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From Jacobin magazine, a new audio documentary about struggles in the United States. Each six-episode season covers one local story, told from the viewpoint of working-class people.




The Point


Rebellion and Resistance in Boston Public Housing


Episode One, "Placement"

Tenants form a blockade on Mount Vernon Street
Mothers at the Columbia Point project form a blockade to stop dump trucks carrying waste from urban renewal on Mount Vernon Street in Dorchester, 1962. (Boston Herald)

At a new public housing project in Boston, mothers organize to try and close the city dump. Meanwhile, a black freedom movement emerges across Northern cities. [transcript | mp3]



Episode Two, "Grove Hall"

MAW
Members of the Mothers for Adequate Welfare, known as “MAW,” gather at a community space at the Columbia Point housing project. (WGBH)

As urban rebellions arise in cities, welfare rights advocates in Boston public housing use militant tactics to get services they are owed. [transcript | mp3]



Episode Three, "Rent Strike"

South End
Occupations and squats were common in the South End during the late 60s and early 70s. Most famously, Mel King, Chuck Turner, and others occupied a cleared lot in protest of plans for a parking lot to be built there. The occupation became known as Tent City.(Northeastern University)

Tenants take their growing dissatisfaction and aim it at their landlord, the Boston Housing Authority. [transcript | mp3]

Reading Series


A People's Anthology


In collaboration with Boston Review, we’re creating a series of texts and speeches to supplement the main podcast called A People’s Anthology. Our first season brings together key primary sources relating to urban rebellions, from Claudia Jones to the Combahee River Collective.

Red book
Frida Kahlo, detail from "Marxism will give health to the sick," 1954.

We don’t believe in eternal paywalls, so A People’s Anthology will become publicly available some time next year — but for now only our Patreon supporters and Boston Review members will get access to this pod!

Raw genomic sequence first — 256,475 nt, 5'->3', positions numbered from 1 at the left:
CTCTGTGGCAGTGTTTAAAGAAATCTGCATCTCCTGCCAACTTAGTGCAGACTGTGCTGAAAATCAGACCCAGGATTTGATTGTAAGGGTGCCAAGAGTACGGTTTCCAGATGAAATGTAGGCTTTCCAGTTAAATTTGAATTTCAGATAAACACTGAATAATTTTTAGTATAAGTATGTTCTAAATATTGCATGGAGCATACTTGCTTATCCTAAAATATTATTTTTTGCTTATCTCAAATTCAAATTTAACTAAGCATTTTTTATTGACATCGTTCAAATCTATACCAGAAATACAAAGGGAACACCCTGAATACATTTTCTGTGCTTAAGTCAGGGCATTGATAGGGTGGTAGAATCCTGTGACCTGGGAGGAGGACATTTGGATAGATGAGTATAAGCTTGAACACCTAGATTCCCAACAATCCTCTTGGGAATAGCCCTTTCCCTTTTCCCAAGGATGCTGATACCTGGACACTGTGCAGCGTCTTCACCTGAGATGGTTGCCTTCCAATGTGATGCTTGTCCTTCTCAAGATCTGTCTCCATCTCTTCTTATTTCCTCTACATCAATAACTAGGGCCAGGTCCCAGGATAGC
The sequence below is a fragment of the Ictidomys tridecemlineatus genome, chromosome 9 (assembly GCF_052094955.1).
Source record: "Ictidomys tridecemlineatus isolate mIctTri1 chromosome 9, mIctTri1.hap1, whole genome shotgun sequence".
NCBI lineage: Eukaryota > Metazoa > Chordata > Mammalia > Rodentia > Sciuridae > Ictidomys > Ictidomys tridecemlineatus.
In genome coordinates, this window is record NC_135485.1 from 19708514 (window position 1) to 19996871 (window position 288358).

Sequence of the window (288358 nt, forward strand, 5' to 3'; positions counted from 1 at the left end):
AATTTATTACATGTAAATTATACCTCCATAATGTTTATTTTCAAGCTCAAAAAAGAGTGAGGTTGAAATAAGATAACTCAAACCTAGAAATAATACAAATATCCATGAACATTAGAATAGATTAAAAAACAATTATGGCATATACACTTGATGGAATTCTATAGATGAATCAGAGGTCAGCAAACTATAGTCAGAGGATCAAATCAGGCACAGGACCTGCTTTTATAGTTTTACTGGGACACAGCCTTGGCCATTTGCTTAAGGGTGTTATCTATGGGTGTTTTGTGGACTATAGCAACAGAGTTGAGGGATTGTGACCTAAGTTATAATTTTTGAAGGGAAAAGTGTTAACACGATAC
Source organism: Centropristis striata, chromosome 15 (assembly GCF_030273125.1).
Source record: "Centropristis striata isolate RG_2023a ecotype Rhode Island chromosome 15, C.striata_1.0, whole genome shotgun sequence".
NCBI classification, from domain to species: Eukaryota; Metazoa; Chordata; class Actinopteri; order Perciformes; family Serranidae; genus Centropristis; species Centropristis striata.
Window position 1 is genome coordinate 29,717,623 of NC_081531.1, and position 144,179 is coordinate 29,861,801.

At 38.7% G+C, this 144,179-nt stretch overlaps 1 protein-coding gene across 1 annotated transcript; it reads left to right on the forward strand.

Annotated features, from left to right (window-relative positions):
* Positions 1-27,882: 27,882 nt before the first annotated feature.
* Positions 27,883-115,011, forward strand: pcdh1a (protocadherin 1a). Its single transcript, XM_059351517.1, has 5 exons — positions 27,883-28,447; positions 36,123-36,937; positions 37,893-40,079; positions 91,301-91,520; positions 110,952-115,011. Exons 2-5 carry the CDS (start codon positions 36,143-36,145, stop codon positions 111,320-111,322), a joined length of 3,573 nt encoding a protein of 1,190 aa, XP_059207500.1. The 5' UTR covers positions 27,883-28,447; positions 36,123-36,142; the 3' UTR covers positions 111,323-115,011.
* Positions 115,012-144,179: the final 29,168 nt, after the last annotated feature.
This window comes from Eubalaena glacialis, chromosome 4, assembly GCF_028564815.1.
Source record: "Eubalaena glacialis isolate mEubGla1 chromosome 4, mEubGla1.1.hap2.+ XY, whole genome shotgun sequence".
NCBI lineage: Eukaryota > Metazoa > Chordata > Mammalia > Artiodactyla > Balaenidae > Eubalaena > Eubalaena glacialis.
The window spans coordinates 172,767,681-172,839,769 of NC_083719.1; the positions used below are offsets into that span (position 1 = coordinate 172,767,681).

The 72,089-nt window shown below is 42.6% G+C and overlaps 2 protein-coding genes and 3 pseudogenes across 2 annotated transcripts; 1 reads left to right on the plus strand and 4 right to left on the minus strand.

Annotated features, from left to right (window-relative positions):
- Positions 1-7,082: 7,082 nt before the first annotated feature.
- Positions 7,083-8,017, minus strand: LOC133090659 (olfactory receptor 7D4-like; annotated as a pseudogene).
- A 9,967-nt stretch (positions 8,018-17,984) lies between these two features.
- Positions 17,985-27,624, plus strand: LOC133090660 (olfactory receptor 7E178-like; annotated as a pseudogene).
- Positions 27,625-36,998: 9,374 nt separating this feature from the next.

About



People's History is an independent radio series that examines the past from the perspective of the working class.

Our first season, The Point, traces a social history of Boston from the urban rebellions of the 1960s, through busing in the 70s, into the Clinton era.

We investigate these events from the lens of one community: Columbia Point, the largest public housing project in New England. Built on an isolated landfill site next to the Boston city dump, it was the site of major organizing, from welfare rights to a Free Breakfast for Children program. It was also the first federal public housing project to be sold off and redeveloped as private "mixed-income" development (and was a model for the federal policy "HOPE VI").

This is the untold story of the tenant struggles in and around Boston public housing. It’s a story about working people—mainly black mothers—standing up to the mayor’s office, organizing sit-ins to get the services they were owed, fighting evictions, and creating their own power.


Team

Alejandro Ramirez is an associate editor of Nashville Scene, and grew up in Lawrence, Massachusetts. He is the former editor of Spare Change News in Boston. Conor Gillies grew up in Maine and studied history at Boston University. He's a producer for Radio Open Source.

Co-produced by Alison Bruzek, Rehanna Fernandez Nuñez, Rosie Gillies, and Qainat Kahn. Editing help from Ben Shapiro, David Wallis, and Alissa Quart. Theme music by Marisa Anderson, original score by Visitor, which is a project of Liz Harris and Ilyas Ahmed. Major production help from Ed Paget, Patrick King, Caitlin Rose, and Alex Silva.

Header art by Seena Mavaddat. Detail from "Community Power," copperplate print, 2019.


People's History Podcast is an independent radio show produced by Jacobin. It is not associated with A People’s History of the United States, 1492 - Present, or related projects.